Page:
And Jacob said to Pharaoh, "The years of my pilgrimage are a hundred and thirty. My years have been few and difficult, and they do not equal the years of the pilgrimage of my fathers." Genesis 47:9
Thy statutes have been my songs in the house of my pilgrimage. Psalm 119:54
All these people were still living by faith when they died. They did not receive the things promised; they only saw them and welcomed them from a distance. And they admitted that they were aliens and strangers (pilgrims) on earth. Hebrews 11:13
“You know the way to the place where I am going.” John 14:4
The Christian life is a pilgrimage, a dynamic journey with a start and a finish, with a place of origin and a final destination. So often Christians view “salvation” as a static thing, a commodity that is procured at some point in life (perhaps after praying the sinner’s prayer, or walking the aisle at a revival), and which once we’ve got “it” we can never lose “it.” The Bible actually depicts salvation as a process, a journey of faith in Christ. It begins at a definite moment when by faith the sinner repents and trusts Christ. He is at that moment “justified” (i.e. declared not guilty by God Almighty because of the gift of Christ’s righteousness given through simple faith). But this is merely the beginning of the salvation pilgrimage. There are miles to go before we sleep!
The basic concept of a pilgrimage is that of a journey to a holy place. Most non-Christian religions have this concept. For polytheistic religions, it stems from the idea that gods occupy certain localities where their power is active, and in order to pray or sacrifice to that god, you have to travel to where he dwells. Thus, pilgrimage is a big part of Hinduism, as pilgrims make their way to the Ganges River to bathe in its “sacred waters.” I frequently saw Buddhists in Japan with their large straw hats and their walking staffs making pilgrimages around the shrines on the island of Shikoku where I was serving as a missionary. One of the five “pillars” of Islam is a pilgrimage (hajj) to Mecca, to be made at least once in a lifetime by Muslims. Medieval Catholicism also involved pilgrimages to holy shrines where the relics of saints were thought to confer healing powers. Chaucer’s Canterbury Tales were written as though told by travelers on such a pilgrimage.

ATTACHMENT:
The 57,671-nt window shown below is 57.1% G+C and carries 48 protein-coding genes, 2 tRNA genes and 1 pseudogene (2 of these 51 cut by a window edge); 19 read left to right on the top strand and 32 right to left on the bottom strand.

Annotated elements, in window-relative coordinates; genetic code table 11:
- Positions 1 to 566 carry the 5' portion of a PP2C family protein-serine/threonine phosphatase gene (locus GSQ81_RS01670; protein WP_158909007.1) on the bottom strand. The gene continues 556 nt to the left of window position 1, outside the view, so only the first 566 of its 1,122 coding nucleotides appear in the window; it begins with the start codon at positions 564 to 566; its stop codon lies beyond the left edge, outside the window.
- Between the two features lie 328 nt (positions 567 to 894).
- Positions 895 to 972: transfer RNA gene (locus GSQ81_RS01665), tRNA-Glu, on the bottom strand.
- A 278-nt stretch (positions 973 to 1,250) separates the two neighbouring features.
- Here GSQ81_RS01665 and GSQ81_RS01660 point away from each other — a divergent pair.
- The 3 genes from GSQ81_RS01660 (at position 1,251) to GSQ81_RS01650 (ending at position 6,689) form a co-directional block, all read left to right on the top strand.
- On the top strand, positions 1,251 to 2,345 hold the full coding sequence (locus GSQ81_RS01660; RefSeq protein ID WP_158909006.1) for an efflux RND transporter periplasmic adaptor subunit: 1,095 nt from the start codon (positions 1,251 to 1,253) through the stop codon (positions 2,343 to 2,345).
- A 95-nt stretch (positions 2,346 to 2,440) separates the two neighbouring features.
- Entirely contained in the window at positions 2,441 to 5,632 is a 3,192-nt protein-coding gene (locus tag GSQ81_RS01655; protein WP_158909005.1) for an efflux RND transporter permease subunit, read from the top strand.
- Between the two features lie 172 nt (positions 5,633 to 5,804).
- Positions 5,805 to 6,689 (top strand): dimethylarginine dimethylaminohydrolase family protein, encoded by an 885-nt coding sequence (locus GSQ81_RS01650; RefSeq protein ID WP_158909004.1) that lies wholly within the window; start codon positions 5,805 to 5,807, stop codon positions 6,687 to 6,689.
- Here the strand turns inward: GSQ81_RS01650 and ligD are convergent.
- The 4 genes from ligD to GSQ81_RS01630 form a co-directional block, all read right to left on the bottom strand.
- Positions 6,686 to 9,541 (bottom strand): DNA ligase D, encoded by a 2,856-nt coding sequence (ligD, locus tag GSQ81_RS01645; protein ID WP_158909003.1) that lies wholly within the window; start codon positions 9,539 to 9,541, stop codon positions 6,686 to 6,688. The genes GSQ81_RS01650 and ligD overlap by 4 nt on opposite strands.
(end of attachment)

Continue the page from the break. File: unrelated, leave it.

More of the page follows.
But the Christian pilgrimage is nothing like this at all. It is a spiritual journey along a “Way” who is a Person, with a destination who is also a person: Jesus said “I AM the Way… no one comes to the Father except through me” (John 14:6). Day by day, we follow the leadership of the Holy Spirit along that Way, putting sin to death, resisting temptation, bringing forth fruit for God, growing in Christ-like maturity. All the while, we become more and more aware by faith that this sin-cursed planet is not our true home, and that we are merely aliens and strangers (i.e. pilgrims) passing through. God and God alone is our true home, and we’re not home yet.
"The Christian life is a pilgrimage, a dynamic journey with a start and a finish, with a place of origin and a final destination."
A seventeenth-century Baptist named John Bunyan left the Church a remarkable legacy in his timeless allegorical account of the Christian life, The Pilgrim’s Progress. The work was written while he was in prison for preaching the gospel. In 1675, he was incarcerated in a jail located on a bridge over a river in Bedford, England, but instead of wallowing in despair at being separated from his wife and blind daughter, he redeemed the time by writing this allegory. It continues to bless the Church 325 years later, for it describes the entirety of the Christian pilgrimage from initial hearing of the gospel through conversion and into the journey of sanctification until the Christian reaches heaven.
*Editor’s Note: Please listen to Andy’s class on The Pilgrim’s Progress to learn from Bunyan’s amazing insights which will help you as you make progress in your own pilgrimage from the “City of Destruction” to the “Celestial City.”